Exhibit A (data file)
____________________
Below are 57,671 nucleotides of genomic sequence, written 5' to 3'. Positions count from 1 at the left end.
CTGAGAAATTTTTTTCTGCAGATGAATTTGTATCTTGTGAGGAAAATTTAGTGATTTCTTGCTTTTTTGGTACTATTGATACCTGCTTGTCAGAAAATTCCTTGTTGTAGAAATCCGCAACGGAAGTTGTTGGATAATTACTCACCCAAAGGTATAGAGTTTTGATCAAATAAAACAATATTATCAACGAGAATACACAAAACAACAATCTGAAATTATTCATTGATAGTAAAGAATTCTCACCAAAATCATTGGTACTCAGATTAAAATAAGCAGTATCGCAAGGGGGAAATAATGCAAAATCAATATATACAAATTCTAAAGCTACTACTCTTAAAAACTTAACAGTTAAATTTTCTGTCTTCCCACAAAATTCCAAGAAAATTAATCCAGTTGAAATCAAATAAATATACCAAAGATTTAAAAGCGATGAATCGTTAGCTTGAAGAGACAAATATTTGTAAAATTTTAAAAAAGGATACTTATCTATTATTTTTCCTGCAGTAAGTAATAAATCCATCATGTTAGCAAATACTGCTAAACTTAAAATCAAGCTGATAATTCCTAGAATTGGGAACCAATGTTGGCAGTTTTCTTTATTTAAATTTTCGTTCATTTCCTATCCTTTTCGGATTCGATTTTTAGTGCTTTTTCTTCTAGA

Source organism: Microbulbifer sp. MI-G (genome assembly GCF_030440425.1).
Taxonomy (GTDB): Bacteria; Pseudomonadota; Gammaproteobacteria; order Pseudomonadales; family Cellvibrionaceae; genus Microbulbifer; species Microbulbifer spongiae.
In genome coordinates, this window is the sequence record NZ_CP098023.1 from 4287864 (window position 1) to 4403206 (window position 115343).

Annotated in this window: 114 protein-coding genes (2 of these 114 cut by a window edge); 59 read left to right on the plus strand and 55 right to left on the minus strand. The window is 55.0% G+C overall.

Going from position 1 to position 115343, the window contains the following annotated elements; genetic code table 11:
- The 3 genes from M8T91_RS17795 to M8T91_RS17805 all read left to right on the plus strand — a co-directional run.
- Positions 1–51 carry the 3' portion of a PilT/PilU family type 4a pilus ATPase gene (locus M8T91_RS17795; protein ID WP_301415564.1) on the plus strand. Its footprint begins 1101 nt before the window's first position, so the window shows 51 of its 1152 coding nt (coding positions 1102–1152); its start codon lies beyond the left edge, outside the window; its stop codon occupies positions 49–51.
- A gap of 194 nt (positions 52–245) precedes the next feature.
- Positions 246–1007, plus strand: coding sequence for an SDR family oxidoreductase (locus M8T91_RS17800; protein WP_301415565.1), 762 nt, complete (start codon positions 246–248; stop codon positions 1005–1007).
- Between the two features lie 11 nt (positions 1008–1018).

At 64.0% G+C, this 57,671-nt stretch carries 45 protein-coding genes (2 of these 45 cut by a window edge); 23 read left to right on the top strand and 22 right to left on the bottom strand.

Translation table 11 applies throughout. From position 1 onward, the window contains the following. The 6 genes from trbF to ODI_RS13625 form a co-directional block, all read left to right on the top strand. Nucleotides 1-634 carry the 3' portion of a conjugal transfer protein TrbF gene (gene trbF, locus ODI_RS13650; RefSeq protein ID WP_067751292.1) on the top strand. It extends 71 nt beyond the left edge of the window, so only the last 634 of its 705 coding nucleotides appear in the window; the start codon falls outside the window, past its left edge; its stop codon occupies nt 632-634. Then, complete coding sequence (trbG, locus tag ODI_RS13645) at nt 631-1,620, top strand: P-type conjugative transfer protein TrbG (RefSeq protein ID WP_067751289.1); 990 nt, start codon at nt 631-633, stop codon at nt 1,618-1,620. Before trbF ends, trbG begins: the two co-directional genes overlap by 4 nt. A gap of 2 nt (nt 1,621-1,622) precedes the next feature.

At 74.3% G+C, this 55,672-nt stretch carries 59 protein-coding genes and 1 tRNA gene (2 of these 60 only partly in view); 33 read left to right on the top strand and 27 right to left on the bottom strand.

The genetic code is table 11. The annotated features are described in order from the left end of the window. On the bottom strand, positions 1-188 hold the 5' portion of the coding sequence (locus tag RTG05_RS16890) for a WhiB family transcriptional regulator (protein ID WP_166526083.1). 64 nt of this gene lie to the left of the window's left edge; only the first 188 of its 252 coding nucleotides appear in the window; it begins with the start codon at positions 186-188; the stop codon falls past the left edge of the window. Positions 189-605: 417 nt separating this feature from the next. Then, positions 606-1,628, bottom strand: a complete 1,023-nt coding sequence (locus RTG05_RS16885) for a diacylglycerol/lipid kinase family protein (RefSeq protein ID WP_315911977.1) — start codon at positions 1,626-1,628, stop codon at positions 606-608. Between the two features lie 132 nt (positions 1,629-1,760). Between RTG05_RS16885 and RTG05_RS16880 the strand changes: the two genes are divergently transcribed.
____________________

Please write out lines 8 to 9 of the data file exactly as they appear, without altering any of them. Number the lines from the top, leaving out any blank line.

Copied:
- The 3 genes from M8T91_RS17795 to M8T91_RS17805 all read left to right on the plus strand — a co-directional run.
- Positions 1–51 carry the 3' portion of a PilT/PilU family type 4a pilus ATPase gene (locus M8T91_RS17795; protein ID WP_301415564.1) on the plus strand. Its footprint begins 1101 nt before the window's first position, so the window shows 51 of its 1152 coding nt (coding positions 1102–1152); its start codon lies beyond the left edge, outside the window; its stop codon occupies positions 49–51.